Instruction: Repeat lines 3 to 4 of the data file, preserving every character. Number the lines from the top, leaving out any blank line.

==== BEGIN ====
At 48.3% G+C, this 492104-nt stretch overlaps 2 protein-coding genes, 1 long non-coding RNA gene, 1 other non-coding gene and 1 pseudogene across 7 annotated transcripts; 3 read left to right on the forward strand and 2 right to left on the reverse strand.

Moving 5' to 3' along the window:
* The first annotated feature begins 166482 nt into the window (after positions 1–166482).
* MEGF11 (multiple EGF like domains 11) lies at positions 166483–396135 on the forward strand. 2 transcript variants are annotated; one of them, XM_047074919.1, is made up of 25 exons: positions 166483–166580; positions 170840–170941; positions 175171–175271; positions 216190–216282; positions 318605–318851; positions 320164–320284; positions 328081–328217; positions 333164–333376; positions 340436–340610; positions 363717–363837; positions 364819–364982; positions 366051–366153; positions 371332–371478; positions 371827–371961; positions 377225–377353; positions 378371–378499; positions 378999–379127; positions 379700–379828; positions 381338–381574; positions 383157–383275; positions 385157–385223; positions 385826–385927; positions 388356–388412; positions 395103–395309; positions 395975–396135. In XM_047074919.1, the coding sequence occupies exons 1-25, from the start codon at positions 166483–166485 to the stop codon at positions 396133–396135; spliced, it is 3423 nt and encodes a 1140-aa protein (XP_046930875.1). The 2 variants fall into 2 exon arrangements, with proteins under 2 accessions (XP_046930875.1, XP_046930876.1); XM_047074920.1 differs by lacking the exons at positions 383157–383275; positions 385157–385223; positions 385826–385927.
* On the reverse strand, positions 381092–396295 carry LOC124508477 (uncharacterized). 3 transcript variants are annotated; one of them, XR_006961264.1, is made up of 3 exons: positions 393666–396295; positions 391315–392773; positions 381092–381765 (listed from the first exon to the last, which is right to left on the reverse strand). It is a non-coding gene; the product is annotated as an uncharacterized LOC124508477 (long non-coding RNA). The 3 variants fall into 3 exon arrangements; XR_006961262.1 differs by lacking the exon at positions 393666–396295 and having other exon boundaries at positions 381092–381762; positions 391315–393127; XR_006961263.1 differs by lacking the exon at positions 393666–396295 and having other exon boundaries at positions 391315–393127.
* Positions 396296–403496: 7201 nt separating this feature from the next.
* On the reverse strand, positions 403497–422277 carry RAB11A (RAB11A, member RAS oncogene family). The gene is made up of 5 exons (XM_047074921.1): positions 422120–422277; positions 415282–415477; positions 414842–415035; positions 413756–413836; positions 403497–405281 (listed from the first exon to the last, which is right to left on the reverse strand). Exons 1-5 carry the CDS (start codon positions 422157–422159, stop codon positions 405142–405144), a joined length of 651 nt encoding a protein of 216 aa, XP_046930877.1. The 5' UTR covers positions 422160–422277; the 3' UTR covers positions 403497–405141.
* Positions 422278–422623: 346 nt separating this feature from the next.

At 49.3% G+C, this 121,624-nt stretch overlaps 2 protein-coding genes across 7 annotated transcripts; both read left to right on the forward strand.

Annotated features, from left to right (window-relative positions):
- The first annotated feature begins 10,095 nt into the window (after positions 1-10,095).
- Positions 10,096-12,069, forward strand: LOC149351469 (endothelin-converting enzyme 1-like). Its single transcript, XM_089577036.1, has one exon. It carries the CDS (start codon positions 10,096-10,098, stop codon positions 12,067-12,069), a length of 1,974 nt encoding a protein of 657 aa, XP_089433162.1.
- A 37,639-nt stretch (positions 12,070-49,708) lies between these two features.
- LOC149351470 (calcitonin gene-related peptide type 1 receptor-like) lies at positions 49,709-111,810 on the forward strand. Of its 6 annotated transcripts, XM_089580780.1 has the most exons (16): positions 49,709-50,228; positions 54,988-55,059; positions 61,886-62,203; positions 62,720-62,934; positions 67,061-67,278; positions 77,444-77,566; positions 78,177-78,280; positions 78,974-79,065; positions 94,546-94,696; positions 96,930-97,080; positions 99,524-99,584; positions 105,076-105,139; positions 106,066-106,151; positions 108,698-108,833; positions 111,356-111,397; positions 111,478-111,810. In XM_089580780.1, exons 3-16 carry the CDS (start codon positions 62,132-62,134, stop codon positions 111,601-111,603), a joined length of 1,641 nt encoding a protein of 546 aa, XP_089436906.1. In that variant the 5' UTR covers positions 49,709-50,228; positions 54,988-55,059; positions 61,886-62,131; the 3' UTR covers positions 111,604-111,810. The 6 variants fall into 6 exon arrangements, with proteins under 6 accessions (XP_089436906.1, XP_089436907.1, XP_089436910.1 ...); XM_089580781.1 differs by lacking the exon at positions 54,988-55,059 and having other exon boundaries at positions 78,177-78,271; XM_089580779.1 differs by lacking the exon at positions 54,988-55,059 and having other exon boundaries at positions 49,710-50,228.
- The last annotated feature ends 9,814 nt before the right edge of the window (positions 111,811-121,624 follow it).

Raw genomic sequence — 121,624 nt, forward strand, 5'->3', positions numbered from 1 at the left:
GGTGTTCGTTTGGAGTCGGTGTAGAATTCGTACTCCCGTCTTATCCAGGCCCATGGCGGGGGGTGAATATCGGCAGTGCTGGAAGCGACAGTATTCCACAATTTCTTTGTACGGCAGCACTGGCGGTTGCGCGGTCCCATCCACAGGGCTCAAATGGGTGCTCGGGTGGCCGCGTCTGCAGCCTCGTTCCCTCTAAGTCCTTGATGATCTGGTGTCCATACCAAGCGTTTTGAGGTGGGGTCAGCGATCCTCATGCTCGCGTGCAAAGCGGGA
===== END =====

* The first annotated feature begins 166482 nt into the window (after positions 1–166482).
* MEGF11 (multiple EGF like domains 11) lies at positions 166483–396135 on the forward strand. 2 transcript variants are annotated; one of them, XM_047074919.1, is made up of 25 exons: positions 166483–166580; positions 170840–170941; positions 175171–175271; positions 216190–216282; positions 318605–318851; positions 320164–320284; positions 328081–328217; positions 333164–333376; positions 340436–340610; positions 363717–363837; positions 364819–364982; positions 366051–366153; positions 371332–371478; positions 371827–371961; positions 377225–377353; positions 378371–378499; positions 378999–379127; positions 379700–379828; positions 381338–381574; positions 383157–383275; positions 385157–385223; positions 385826–385927; positions 388356–388412; positions 395103–395309; positions 395975–396135. In XM_047074919.1, the coding sequence occupies exons 1-25, from the start codon at positions 166483–166485 to the stop codon at positions 396133–396135; spliced, it is 3423 nt and encodes a 1140-aa protein (XP_046930875.1). The 2 variants fall into 2 exon arrangements, with proteins under 2 accessions (XP_046930875.1, XP_046930876.1); XM_047074920.1 differs by lacking the exons at positions 383157–383275; positions 385157–385223; positions 385826–385927.